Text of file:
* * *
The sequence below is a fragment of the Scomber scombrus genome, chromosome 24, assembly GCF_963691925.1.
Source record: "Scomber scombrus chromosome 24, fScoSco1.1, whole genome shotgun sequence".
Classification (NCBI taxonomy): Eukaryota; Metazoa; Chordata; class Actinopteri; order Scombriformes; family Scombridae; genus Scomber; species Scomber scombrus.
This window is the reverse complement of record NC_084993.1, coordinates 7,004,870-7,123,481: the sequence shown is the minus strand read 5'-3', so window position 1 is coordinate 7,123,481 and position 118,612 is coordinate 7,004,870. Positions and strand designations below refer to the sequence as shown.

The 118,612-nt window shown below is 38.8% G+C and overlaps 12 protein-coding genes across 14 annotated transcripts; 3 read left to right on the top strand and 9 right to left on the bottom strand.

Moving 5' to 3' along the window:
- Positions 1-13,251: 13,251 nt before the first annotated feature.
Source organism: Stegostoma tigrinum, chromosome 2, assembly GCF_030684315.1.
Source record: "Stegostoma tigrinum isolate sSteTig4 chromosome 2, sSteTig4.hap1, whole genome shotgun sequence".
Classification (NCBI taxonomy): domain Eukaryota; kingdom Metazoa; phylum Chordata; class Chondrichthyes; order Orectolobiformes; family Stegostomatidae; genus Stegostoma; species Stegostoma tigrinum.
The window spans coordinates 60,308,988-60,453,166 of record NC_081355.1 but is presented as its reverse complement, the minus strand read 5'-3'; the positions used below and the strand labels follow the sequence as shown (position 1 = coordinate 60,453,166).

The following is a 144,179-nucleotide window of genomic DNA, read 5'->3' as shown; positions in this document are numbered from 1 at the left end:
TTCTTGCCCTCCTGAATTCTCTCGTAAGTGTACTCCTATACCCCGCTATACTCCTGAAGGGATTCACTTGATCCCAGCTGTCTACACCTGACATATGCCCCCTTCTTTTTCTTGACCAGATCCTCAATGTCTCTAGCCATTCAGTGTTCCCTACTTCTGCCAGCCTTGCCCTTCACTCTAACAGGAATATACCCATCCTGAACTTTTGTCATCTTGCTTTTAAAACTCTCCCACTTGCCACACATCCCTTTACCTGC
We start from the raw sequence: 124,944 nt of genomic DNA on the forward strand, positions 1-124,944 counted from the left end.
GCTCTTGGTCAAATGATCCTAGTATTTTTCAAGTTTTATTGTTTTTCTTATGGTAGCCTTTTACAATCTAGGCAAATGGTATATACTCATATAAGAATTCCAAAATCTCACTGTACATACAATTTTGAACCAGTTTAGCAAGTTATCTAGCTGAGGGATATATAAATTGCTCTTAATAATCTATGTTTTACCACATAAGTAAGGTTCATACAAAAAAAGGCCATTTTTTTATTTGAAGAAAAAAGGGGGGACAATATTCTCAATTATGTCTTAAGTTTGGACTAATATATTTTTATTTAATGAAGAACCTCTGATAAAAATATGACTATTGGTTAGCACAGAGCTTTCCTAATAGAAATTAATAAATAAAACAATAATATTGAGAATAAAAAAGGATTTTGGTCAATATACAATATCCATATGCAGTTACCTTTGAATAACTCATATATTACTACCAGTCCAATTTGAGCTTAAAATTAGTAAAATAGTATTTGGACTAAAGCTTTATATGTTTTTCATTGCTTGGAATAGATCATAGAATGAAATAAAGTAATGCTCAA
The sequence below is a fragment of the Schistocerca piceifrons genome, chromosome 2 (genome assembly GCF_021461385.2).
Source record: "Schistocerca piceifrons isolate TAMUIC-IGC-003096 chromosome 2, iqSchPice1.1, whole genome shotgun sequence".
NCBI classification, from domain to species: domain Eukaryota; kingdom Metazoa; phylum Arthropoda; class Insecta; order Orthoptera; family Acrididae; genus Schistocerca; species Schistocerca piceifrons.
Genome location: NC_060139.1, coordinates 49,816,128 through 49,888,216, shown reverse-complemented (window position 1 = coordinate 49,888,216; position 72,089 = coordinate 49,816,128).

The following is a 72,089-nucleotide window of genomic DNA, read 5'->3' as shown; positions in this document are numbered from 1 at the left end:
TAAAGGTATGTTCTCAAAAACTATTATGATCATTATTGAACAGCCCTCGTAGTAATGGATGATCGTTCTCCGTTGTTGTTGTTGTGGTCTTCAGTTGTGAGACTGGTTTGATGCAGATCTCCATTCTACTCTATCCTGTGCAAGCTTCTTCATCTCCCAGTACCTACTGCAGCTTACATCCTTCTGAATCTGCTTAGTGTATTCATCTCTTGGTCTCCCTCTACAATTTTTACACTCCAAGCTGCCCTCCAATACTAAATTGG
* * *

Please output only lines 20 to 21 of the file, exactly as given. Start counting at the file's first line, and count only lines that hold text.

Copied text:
The following is a 72,089-nucleotide window of genomic DNA, read 5'->3' as shown; positions in this document are numbered from 1 at the left end:
TAAAGGTATGTTCTCAAAAACTATTATGATCATTATTGAACAGCCCTCGTAGTAATGGATGATCGTTCTCCGTTGTTGTTGTTGTGGTCTTCAGTTGTGAGACTGGTTTGATGCAGATCTCCATTCTACTCTATCCTGTGCAAGCTTCTTCATCTCCCAGTACCTACTGCAGCTTACATCCTTCTGAATCTGCTTAGTGTATTCATCTCTTGGTCTCCCTCTACAATTTTTACACTCCAAGCTGCCCTCCAATACTAAATTGG